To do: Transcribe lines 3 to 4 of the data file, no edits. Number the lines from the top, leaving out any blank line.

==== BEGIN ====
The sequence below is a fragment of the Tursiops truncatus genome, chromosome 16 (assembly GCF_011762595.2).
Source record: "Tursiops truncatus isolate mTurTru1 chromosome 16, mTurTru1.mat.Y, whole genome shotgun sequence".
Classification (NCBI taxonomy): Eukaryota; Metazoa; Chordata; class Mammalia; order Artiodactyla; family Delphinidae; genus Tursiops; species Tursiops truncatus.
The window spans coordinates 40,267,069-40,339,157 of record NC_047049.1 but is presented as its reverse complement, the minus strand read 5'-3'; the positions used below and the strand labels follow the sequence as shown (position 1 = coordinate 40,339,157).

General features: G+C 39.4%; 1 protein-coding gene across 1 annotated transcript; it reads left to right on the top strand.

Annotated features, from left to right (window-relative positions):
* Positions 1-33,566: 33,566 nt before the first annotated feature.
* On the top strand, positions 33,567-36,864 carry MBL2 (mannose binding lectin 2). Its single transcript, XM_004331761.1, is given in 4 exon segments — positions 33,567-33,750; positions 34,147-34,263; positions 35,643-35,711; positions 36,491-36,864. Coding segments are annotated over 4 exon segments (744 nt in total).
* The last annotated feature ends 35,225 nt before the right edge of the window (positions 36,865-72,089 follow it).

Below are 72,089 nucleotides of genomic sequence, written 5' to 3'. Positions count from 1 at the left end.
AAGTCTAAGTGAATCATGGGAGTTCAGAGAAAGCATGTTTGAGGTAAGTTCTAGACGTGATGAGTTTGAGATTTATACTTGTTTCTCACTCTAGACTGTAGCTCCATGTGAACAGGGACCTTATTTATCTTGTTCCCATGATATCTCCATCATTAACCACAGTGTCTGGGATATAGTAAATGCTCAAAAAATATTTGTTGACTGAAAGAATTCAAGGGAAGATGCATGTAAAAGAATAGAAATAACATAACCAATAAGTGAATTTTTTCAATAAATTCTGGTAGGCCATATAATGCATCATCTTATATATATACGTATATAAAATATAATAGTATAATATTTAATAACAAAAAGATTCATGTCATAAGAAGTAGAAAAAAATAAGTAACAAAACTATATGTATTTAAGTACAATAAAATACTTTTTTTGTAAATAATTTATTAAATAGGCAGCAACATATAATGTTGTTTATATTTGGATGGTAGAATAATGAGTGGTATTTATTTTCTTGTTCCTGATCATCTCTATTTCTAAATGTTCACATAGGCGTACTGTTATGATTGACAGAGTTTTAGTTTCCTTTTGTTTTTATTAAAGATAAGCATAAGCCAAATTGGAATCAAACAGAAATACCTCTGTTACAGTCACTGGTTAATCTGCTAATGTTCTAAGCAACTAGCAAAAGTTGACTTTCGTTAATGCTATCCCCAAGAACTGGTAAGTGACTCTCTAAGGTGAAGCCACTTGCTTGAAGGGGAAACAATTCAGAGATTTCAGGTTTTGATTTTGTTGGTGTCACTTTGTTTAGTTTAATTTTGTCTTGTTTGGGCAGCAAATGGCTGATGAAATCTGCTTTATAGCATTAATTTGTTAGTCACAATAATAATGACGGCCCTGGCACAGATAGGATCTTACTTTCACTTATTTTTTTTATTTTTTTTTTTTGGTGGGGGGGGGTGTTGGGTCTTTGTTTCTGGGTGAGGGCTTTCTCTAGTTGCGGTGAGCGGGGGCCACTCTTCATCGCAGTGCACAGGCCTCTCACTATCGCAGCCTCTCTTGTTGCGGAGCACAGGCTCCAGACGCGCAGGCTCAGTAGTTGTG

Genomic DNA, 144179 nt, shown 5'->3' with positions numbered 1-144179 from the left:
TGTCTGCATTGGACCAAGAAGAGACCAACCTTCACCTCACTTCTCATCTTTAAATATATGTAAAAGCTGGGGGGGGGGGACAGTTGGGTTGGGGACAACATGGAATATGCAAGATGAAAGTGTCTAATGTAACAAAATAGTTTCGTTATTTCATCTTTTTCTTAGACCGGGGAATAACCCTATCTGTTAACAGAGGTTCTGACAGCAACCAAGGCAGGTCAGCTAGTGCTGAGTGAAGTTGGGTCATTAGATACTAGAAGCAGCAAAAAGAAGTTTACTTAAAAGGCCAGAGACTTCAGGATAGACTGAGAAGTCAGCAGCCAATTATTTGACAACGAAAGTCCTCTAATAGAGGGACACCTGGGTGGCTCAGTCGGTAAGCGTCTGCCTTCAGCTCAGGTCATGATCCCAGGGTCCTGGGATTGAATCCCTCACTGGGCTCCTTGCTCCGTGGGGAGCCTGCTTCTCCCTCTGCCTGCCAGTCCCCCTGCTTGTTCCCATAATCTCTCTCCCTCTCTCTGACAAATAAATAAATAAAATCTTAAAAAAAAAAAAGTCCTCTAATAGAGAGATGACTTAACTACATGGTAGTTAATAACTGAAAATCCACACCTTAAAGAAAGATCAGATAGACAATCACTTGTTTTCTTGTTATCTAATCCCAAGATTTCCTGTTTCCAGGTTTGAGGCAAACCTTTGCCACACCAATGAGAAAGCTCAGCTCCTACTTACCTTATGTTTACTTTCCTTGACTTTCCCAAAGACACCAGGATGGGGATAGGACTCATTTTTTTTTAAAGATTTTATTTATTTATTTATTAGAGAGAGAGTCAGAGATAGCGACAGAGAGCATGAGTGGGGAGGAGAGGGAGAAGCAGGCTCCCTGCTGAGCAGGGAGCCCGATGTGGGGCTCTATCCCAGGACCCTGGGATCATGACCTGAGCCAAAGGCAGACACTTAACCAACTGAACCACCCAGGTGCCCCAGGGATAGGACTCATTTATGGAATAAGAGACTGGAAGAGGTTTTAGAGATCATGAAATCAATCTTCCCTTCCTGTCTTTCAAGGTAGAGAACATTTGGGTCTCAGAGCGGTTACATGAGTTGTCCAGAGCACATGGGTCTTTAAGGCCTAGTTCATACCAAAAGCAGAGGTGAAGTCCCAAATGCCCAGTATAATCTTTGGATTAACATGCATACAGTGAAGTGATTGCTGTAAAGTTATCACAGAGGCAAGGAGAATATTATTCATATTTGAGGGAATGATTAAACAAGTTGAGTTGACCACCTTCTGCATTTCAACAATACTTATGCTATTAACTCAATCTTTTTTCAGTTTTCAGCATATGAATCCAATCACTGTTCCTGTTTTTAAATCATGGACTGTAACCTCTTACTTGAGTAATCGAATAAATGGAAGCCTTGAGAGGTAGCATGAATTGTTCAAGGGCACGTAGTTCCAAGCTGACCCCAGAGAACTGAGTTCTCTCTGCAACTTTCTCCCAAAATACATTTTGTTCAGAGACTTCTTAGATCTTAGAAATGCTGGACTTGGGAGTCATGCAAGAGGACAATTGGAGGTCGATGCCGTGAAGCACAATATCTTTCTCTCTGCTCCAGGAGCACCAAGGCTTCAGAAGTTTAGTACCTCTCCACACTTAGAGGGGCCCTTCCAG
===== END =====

Classification (NCBI taxonomy): Eukaryota; Metazoa; Chordata; class Mammalia; order Artiodactyla; family Delphinidae; genus Tursiops; species Tursiops truncatus.
The window spans coordinates 40,267,069-40,339,157 of record NC_047049.1 but is presented as its reverse complement, the minus strand read 5'-3'; the positions used below and the strand labels follow the sequence as shown (position 1 = coordinate 40,339,157).